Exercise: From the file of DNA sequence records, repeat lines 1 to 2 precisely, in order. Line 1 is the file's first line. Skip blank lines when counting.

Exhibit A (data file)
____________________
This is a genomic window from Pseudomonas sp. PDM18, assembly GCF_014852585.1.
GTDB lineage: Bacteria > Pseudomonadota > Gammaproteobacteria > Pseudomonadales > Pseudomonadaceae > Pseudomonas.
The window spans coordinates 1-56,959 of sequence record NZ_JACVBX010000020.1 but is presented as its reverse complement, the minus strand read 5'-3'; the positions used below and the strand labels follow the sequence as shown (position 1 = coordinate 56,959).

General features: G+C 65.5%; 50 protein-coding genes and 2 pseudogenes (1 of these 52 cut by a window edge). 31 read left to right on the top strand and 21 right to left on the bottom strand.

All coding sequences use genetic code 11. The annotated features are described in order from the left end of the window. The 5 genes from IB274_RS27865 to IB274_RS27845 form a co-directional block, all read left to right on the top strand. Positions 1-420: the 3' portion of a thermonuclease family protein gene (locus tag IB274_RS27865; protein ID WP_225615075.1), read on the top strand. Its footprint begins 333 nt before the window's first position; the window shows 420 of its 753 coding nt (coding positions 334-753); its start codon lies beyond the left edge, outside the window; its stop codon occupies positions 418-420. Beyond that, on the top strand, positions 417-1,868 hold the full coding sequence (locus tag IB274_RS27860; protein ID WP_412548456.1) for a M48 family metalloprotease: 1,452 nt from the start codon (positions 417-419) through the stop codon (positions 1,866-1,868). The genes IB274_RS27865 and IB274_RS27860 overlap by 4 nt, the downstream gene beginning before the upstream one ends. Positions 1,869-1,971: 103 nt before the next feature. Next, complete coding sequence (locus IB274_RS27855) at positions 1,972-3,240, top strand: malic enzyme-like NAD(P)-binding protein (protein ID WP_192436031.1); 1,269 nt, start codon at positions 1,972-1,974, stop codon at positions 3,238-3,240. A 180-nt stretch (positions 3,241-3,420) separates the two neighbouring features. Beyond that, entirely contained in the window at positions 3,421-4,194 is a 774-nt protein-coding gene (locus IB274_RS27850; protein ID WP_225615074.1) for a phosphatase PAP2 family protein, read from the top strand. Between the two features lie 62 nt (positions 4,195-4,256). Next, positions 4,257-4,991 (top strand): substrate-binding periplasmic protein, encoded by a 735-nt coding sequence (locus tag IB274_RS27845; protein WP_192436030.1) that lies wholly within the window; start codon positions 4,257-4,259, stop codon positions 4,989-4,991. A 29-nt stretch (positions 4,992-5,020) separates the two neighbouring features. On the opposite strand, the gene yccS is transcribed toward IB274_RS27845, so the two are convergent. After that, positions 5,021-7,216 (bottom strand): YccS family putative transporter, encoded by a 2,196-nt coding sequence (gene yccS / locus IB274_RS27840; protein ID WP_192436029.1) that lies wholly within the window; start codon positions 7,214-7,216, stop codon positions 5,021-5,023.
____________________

This is a genomic window from Pseudomonas sp. PDM18, assembly GCF_014852585.1.
GTDB lineage: Bacteria > Pseudomonadota > Gammaproteobacteria > Pseudomonadales > Pseudomonadaceae > Pseudomonas.